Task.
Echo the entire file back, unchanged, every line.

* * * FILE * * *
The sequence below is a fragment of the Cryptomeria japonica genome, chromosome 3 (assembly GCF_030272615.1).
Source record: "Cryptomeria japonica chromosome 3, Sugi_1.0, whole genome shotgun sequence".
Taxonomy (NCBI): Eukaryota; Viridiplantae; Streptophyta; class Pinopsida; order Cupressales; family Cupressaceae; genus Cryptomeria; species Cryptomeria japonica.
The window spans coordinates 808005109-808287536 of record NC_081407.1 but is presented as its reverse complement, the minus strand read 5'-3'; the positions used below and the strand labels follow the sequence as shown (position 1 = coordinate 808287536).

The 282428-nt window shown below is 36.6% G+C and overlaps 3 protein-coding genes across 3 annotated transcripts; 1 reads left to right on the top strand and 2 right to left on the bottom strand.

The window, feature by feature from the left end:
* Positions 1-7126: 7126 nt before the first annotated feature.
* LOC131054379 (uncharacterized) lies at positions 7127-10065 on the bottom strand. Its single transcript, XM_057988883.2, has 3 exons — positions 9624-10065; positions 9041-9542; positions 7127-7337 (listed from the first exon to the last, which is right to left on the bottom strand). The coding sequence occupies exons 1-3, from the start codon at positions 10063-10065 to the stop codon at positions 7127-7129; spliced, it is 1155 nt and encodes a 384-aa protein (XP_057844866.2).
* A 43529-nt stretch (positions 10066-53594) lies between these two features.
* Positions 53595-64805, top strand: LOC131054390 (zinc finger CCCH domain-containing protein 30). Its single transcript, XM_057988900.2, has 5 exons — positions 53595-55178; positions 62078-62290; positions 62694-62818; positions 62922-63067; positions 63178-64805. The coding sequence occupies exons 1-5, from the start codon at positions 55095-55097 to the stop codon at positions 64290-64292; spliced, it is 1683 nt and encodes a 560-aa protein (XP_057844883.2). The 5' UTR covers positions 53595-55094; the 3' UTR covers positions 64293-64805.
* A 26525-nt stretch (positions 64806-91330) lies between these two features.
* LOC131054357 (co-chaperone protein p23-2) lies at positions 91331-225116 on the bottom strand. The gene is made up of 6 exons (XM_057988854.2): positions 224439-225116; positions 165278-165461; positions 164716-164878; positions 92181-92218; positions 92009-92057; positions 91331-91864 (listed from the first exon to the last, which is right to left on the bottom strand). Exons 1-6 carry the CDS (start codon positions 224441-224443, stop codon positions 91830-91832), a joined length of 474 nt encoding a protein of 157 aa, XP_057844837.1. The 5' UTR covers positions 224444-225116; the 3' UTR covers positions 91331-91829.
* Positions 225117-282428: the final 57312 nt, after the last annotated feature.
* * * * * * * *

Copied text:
The sequence below is a fragment of the Cryptomeria japonica genome, chromosome 3 (assembly GCF_030272615.1).
Source record: "Cryptomeria japonica chromosome 3, Sugi_1.0, whole genome shotgun sequence".
Taxonomy (NCBI): Eukaryota; Viridiplantae; Streptophyta; class Pinopsida; order Cupressales; family Cupressaceae; genus Cryptomeria; species Cryptomeria japonica.
The window spans coordinates 808005109-808287536 of record NC_081407.1 but is presented as its reverse complement, the minus strand read 5'-3'; the positions used below and the strand labels follow the sequence as shown (position 1 = coordinate 808287536).

The 282428-nt window shown below is 36.6% G+C and overlaps 3 protein-coding genes across 3 annotated transcripts; 1 reads left to right on the top strand and 2 right to left on the bottom strand.

The window, feature by feature from the left end:
* Positions 1-7126: 7126 nt before the first annotated feature.
* LOC131054379 (uncharacterized) lies at positions 7127-10065 on the bottom strand. Its single transcript, XM_057988883.2, has 3 exons — positions 9624-10065; positions 9041-9542; positions 7127-7337 (listed from the first exon to the last, which is right to left on the bottom strand). The coding sequence occupies exons 1-3, from the start codon at positions 10063-10065 to the stop codon at positions 7127-7129; spliced, it is 1155 nt and encodes a 384-aa protein (XP_057844866.2).
* A 43529-nt stretch (positions 10066-53594) lies between these two features.
* Positions 53595-64805, top strand: LOC131054390 (zinc finger CCCH domain-containing protein 30). Its single transcript, XM_057988900.2, has 5 exons — positions 53595-55178; positions 62078-62290; positions 62694-62818; positions 62922-63067; positions 63178-64805. The coding sequence occupies exons 1-5, from the start codon at positions 55095-55097 to the stop codon at positions 64290-64292; spliced, it is 1683 nt and encodes a 560-aa protein (XP_057844883.2). The 5' UTR covers positions 53595-55094; the 3' UTR covers positions 64293-64805.
* A 26525-nt stretch (positions 64806-91330) lies between these two features.
* LOC131054357 (co-chaperone protein p23-2) lies at positions 91331-225116 on the bottom strand. The gene is made up of 6 exons (XM_057988854.2): positions 224439-225116; positions 165278-165461; positions 164716-164878; positions 92181-92218; positions 92009-92057; positions 91331-91864 (listed from the first exon to the last, which is right to left on the bottom strand). Exons 1-6 carry the CDS (start codon positions 224441-224443, stop codon positions 91830-91832), a joined length of 474 nt encoding a protein of 157 aa, XP_057844837.1. The 5' UTR covers positions 224444-225116; the 3' UTR covers positions 91331-91829.
* Positions 225117-282428: the final 57312 nt, after the last annotated feature.